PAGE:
My oldest ran up to her and said, âYouâre who I want to be. Iâm trying to write my own book.â She was in eighth grade. And Eve, two years later, called Molly and said, âIâve written a show for teenage girls, essentially about the plight of young women across the globe. Iâd like you to audition for a role in it.â Molly landed a role. She travelled to Johannesburg to open the show and Eve has ended up being, essentially, a mentor and very close friend of Mollyâs. Thatâs a gift, right? And thatâs a gift from Dad.
Sheâs unbelievable. Iâve only had the privilege of meeting her a couple of times but the ability to be a global leader and still a personal friend to a 15-year-old girl is extraordinary. To see the kindness and the generosity in her heart and the time she makes for people is remarkable. Sheâs an amazing woman.
So, I donât know how I got on that tangent but in any caseâŚ Iâve enjoyed sharing that with Molly and Carly. The other thing is that you learn as much from your kids as you teach. The girls have taught me about entrepreneurism, theyâve taught me about leadership. Theyâve taught me about grace and generosity and motivations, theyâve been a remarkable part of my life.
Oh! That’s a beautiful word.
I love that.
Every Monday morning at B Lab we ring the bell to welcome new members into our community. And what is surreal for me is that currently, 27 per cent of those community members hail from outside of the United States. The incredibly innovative ways that theyâre solving poverty challenges, rebuilding the community, preserving the environment, creating a great place to work or addressing wealth disparity â itâs absolutely amazing, and why we all get up in the morning.
When I graduated from college, I wasnât looking for meaning in my work. I went to Wall Street and checked my values at the door; did my job for 15 hours a day picked my values up on the way back out. I think to a large degree that model doesnât fly anymore. I think that millennials are looking for meaning and purpose in their work and in their life. They expect more than just money from their employment.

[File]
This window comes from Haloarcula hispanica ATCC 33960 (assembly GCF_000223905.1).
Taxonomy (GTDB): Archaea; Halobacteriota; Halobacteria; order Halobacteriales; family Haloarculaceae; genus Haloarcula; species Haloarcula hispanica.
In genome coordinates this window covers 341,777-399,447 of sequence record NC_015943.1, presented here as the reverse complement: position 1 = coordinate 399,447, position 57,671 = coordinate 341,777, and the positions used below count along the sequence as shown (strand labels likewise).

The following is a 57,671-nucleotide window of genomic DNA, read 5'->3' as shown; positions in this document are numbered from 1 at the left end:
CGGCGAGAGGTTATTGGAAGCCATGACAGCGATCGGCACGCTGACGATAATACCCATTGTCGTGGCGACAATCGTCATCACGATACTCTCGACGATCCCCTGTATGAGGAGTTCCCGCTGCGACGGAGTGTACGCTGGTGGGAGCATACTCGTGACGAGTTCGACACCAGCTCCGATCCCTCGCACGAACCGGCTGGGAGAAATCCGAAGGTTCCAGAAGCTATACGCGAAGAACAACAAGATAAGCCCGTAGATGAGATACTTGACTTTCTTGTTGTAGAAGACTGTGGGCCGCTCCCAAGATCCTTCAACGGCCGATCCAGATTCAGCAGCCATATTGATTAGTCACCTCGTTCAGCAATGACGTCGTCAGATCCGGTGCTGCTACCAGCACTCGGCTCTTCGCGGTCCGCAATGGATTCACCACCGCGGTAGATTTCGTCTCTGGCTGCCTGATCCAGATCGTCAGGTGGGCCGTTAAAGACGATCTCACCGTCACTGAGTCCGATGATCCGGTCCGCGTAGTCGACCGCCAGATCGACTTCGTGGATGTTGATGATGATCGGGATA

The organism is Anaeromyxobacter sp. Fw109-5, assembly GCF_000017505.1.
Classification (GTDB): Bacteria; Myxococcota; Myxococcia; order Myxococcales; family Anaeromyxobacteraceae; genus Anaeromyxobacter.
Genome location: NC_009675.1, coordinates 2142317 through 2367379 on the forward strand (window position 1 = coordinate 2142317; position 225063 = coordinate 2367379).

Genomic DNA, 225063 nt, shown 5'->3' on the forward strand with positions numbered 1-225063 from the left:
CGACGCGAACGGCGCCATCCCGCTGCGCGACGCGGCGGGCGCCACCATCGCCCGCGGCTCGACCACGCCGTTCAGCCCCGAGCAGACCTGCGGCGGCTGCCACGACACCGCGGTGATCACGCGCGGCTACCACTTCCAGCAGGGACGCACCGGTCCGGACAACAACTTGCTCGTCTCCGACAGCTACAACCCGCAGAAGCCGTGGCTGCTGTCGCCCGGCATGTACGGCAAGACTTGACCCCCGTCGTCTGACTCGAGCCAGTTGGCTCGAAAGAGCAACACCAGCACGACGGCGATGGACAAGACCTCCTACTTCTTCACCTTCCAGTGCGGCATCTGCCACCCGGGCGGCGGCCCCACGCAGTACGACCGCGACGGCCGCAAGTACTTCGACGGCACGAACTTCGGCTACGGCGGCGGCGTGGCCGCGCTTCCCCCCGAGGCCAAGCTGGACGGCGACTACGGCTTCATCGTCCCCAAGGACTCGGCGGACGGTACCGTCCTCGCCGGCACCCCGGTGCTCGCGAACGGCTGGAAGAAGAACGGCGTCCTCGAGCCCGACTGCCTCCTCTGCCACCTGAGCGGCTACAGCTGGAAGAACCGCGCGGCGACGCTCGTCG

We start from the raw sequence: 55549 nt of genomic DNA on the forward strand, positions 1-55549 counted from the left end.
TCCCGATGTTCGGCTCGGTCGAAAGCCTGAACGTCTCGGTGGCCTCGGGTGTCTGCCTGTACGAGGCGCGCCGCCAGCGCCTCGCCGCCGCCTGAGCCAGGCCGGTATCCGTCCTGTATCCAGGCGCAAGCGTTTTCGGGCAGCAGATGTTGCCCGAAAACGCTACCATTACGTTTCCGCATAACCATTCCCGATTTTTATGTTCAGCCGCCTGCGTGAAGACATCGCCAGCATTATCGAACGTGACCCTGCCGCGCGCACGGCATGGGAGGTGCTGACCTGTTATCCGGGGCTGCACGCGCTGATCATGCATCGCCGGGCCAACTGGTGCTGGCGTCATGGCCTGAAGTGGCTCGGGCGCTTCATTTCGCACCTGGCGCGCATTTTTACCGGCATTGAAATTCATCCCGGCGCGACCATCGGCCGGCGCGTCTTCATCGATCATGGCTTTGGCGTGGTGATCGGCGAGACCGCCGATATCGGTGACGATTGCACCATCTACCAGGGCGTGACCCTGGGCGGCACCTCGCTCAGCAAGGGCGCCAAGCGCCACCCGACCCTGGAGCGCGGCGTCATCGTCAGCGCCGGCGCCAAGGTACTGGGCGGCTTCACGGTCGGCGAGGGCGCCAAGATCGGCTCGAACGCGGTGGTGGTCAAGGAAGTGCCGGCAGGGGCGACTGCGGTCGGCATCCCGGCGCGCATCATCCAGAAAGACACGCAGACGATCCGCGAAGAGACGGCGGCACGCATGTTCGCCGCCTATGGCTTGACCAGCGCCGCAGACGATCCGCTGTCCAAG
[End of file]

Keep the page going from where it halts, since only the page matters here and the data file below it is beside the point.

I think more than anything else, attracting and retaining the next generation of great talent is going to drive this change as much as anything. When I speak to large corporations, and I talk about a shift in consumer behaviour, or the increase in capital flowing into âsocially responsibleâ investing, sustainable investing and impact investing, admittedly I donât get a lot of buy-in from that community around those two issues. But then when I talk about talent and business schools and what currently represents 50 per cent of the global workforce millennialsâŚ
There is an acknowledgement that there is a battle for talent. If talent is interested in meaning and money, there is a realignment that will need to take place.
I think the evolution has been accelerated, frankly, by a tumultuous financial crisis that, for the globe, changed its perspective on business. When we began this initiative in 2006, the idea of talking about organisations with higher purpose, accountability and transparency was somewhat fringe.
Yeah, crazy hippies! Which was difficult for me to be categorised as! But post the financial decline, mainstream voices are calling for an evolution of capitalism. Some principles that we were fortunate to embrace early on put the movement in a good place to capitalise on a horrible financial crisis. Some of those include standing for something instead of against.
Early on, as we talked with hundreds of entrepreneurs, there was clarity that they wanted to be a positive alternative. That being defined as what we are not wasnât a great way to form a movement. So the impact assessment, you donât earn any negative points. There are no prohibitives to being a B Corporation or joining this community. Instead, weâre offering a positive alternative for investors, consumers and policy makers to support. I think that has served this movement well. Positioning our core identity as being the positive alternative.